Placing second layer over the first layer
- Consider a two dimensional hexagonal close packed layer of type ‘A’ and place a similar layer above it in such a way that the spheres of the second layer lies in the depressions of the first layer.
- Let the second layer be of type ‘B’ due to its different alignment.
- All the triangular voids of the first layer are not covered by the spheres of the second layer which gives rise to a different arrangement.
- The area where a sphere of the second layer is above the void of the first layer (or vice versa) a tetrahedral void is formed.
- These voids are called tetrahedral voids because a joining of the centers of four spheres gives rise to tetrahedron.
- There are areas where the triangular voids in the second layer lies above the triangular voids of the first layer, and the triangular shapes of these do not overlap.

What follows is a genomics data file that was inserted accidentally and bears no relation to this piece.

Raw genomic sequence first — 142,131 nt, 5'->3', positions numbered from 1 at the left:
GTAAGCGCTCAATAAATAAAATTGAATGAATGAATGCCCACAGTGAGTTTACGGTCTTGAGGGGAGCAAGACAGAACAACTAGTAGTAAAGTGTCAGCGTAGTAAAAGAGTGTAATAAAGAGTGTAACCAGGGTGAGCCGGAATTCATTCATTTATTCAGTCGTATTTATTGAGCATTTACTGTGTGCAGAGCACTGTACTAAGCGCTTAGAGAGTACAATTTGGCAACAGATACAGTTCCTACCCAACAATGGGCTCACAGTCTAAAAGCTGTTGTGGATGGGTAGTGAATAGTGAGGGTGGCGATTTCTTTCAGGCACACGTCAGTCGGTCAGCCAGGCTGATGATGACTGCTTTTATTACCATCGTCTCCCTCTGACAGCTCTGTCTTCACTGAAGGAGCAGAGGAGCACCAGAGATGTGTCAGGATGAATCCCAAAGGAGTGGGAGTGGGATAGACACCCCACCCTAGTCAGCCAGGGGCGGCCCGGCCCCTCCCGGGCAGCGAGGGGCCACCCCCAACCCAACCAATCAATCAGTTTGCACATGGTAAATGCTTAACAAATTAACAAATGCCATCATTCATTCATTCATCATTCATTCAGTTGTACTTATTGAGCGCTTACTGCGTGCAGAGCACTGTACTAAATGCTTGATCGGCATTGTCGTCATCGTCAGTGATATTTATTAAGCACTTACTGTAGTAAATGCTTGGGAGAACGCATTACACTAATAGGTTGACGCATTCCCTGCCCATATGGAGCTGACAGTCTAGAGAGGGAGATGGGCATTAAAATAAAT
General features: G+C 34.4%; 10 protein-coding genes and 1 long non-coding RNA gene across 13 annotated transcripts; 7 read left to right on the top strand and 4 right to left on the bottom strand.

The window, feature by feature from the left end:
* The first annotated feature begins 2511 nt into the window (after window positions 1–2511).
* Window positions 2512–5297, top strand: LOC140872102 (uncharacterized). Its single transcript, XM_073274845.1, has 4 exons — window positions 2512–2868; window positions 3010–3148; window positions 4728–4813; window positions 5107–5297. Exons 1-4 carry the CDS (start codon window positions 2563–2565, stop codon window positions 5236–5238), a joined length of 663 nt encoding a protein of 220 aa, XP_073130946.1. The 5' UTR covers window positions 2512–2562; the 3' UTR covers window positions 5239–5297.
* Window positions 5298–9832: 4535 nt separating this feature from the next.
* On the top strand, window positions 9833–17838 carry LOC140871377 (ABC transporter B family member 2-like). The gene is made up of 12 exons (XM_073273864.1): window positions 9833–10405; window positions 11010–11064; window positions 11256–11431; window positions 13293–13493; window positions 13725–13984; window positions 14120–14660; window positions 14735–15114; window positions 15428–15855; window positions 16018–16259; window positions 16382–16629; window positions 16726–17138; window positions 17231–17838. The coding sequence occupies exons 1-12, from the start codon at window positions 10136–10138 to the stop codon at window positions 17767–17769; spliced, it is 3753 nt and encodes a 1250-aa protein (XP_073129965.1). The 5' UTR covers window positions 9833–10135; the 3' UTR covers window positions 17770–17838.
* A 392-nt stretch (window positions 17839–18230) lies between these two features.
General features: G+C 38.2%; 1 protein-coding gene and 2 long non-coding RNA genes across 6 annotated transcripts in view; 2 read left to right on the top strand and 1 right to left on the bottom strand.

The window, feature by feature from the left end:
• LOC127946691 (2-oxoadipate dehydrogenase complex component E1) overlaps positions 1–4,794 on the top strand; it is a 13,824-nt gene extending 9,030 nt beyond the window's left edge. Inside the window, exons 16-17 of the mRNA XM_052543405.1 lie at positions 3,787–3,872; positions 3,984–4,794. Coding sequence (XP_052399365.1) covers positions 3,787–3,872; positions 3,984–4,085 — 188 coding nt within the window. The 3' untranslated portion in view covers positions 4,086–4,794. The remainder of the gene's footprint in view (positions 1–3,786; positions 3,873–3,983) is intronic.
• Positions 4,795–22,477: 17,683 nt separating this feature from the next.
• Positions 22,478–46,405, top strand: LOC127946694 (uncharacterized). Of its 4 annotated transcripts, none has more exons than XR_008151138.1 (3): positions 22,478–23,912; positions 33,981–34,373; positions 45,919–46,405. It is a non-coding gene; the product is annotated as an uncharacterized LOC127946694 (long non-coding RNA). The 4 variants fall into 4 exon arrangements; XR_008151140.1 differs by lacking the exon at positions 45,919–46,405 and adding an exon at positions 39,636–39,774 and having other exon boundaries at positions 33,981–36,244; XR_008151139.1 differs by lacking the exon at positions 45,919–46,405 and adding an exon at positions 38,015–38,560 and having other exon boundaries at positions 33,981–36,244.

- One of them has the apex of the triangle pointing upwards and the other downwards.
- Such voids are surrounded by six spheres and are called octahedral voids (O).
Let the number of close packed spheres be N, then:
The number of octahedral voids generated in the structure = N.
The number of tetrahedral voids generated in the structure = 2N.
Question : If the radius of the octachedral void is r and radius of the atoms in close packing is R, derive relation between r and R.
Answer: Given that
Radius of octahedral void in close packing = r
Radius of atom in close packing = R
Using Pythagoras theorem,
2R2 = (R+ r)2 + (R+ r)2
4R2 = 2(R +r)2
2R2 = (R+ r)2
R√2 = R +r
R√2 – R = r
r = R√2 – R
Putting the value of √2, we derive
r = R (1.414-1)
r = 0.414R